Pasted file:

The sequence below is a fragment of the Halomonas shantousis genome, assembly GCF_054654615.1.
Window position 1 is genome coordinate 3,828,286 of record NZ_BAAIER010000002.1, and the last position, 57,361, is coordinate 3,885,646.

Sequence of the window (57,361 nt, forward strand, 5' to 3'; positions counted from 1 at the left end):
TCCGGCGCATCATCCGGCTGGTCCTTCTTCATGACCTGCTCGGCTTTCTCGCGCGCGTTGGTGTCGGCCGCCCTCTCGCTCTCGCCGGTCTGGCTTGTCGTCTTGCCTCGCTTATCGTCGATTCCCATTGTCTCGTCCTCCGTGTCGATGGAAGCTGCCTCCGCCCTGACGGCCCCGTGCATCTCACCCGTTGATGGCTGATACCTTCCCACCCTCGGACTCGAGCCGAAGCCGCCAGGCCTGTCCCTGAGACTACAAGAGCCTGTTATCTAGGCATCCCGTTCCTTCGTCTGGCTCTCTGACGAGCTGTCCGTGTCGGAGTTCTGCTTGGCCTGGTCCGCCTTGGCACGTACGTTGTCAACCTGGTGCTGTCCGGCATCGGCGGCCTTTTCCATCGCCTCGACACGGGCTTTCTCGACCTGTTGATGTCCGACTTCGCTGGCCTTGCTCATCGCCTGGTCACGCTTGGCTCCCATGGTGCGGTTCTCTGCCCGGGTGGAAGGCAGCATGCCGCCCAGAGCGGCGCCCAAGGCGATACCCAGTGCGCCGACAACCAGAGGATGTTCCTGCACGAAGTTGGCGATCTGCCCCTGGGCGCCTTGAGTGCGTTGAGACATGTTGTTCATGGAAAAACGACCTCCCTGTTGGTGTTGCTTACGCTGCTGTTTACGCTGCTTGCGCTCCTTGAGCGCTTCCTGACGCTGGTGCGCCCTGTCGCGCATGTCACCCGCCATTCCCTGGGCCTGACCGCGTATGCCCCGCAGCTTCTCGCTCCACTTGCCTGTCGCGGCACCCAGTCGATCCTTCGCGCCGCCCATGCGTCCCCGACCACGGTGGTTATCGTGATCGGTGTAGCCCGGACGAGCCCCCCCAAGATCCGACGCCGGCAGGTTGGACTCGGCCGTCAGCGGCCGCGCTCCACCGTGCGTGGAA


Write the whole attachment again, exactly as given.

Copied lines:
The sequence below is a fragment of the Halomonas shantousis genome, assembly GCF_054654615.1.
Window position 1 is genome coordinate 3,828,286 of record NZ_BAAIER010000002.1, and the last position, 57,361, is coordinate 3,885,646.

Sequence of the window (57,361 nt, forward strand, 5' to 3'; positions counted from 1 at the left end):
TCCGGCGCATCATCCGGCTGGTCCTTCTTCATGACCTGCTCGGCTTTCTCGCGCGCGTTGGTGTCGGCCGCCCTCTCGCTCTCGCCGGTCTGGCTTGTCGTCTTGCCTCGCTTATCGTCGATTCCCATTGTCTCGTCCTCCGTGTCGATGGAAGCTGCCTCCGCCCTGACGGCCCCGTGCATCTCACCCGTTGATGGCTGATACCTTCCCACCCTCGGACTCGAGCCGAAGCCGCCAGGCCTGTCCCTGAGACTACAAGAGCCTGTTATCTAGGCATCCCGTTCCTTCGTCTGGCTCTCTGACGAGCTGTCCGTGTCGGAGTTCTGCTTGGCCTGGTCCGCCTTGGCACGTACGTTGTCAACCTGGTGCTGTCCGGCATCGGCGGCCTTTTCCATCGCCTCGACACGGGCTTTCTCGACCTGTTGATGTCCGACTTCGCTGGCCTTGCTCATCGCCTGGTCACGCTTGGCTCCCATGGTGCGGTTCTCTGCCCGGGTGGAAGGCAGCATGCCGCCCAGAGCGGCGCCCAAGGCGATACCCAGTGCGCCGACAACCAGAGGATGTTCCTGCACGAAGTTGGCGATCTGCCCCTGGGCGCCTTGAGTGCGTTGAGACATGTTGTTCATGGAAAAACGACCTCCCTGTTGGTGTTGCTTACGCTGCTGTTTACGCTGCTTGCGCTCCTTGAGCGCTTCCTGACGCTGGTGCGCCCTGTCGCGCATGTCACCCGCCATTCCCTGGGCCTGACCGCGTATGCCCCGCAGCTTCTCGCTCCACTTGCCTGTCGCGGCACCCAGTCGATCCTTCGCGCCGCCCATGCGTCCCCGACCACGGTGGTTATCGTGATCGGTGTAGCCCGGACGAGCCCCCCCAAGATCCGACGCCGGCAGGTTGGACTCGGCCGTCAGCGGCCGCGCTCCACCGTGCGTGGAA